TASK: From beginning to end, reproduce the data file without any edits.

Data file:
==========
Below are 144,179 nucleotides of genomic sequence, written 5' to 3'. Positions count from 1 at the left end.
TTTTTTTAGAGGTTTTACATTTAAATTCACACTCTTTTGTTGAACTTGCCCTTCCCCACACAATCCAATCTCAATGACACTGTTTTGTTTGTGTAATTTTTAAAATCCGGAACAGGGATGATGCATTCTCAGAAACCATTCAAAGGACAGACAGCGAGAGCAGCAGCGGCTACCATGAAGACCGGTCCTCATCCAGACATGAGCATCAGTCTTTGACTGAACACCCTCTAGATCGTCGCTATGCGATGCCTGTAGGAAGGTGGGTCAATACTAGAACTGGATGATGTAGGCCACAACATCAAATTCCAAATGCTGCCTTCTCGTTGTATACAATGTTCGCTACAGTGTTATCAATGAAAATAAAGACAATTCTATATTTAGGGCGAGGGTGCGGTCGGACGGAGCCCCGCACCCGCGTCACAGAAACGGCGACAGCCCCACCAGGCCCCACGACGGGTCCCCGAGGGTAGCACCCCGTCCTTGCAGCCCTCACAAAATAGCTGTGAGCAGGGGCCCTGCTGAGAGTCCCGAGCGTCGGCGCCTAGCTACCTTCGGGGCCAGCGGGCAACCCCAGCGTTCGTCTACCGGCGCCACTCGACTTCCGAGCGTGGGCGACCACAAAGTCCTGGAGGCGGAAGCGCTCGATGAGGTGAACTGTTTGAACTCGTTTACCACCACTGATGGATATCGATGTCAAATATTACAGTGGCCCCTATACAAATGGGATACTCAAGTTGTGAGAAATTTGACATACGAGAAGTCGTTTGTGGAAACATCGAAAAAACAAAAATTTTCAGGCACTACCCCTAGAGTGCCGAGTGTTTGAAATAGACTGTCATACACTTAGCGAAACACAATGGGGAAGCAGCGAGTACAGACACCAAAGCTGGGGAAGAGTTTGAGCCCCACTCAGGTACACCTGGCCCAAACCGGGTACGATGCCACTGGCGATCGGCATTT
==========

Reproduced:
Below are 144,179 nucleotides of genomic sequence, written 5' to 3'. Positions count from 1 at the left end.
TTTTTTTAGAGGTTTTACATTTAAATTCACACTCTTTTGTTGAACTTGCCCTTCCCCACACAATCCAATCTCAATGACACTGTTTTGTTTGTGTAATTTTTAAAATCCGGAACAGGGATGATGCATTCTCAGAAACCATTCAAAGGACAGACAGCGAGAGCAGCAGCGGCTACCATGAAGACCGGTCCTCATCCAGACATGAGCATCAGTCTTTGACTGAACACCCTCTAGATCGTCGCTATGCGATGCCTGTAGGAAGGTGGGTCAATACTAGAACTGGATGATGTAGGCCACAACATCAAATTCCAAATGCTGCCTTCTCGTTGTATACAATGTTCGCTACAGTGTTATCAATGAAAATAAAGACAATTCTATATTTAGGGCGAGGGTGCGGTCGGACGGAGCCCCGCACCCGCGTCACAGAAACGGCGACAGCCCCACCAGGCCCCACGACGGGTCCCCGAGGGTAGCACCCCGTCCTTGCAGCCCTCACAAAATAGCTGTGAGCAGGGGCCCTGCTGAGAGTCCCGAGCGTCGGCGCCTAGCTACCTTCGGGGCCAGCGGGCAACCCCAGCGTTCGTCTACCGGCGCCACTCGACTTCCGAGCGTGGGCGACCACAAAGTCCTGGAGGCGGAAGCGCTCGATGAGGTGAACTGTTTGAACTCGTTTACCACCACTGATGGATATCGATGTCAAATATTACAGTGGCCCCTATACAAATGGGATACTCAAGTTGTGAGAAATTTGACATACGAGAAGTCGTTTGTGGAAACATCGAAAAAACAAAAATTTTCAGGCACTACCCCTAGAGTGCCGAGTGTTTGAAATAGACTGTCATACACTTAGCGAAACACAATGGGGAAGCAGCGAGTACAGACACCAAAGCTGGGGAAGAGTTTGAGCCCCACTCAGGTACACCTGGCCCAAACCGGGTACGATGCCACTGGCGATCGGCATTT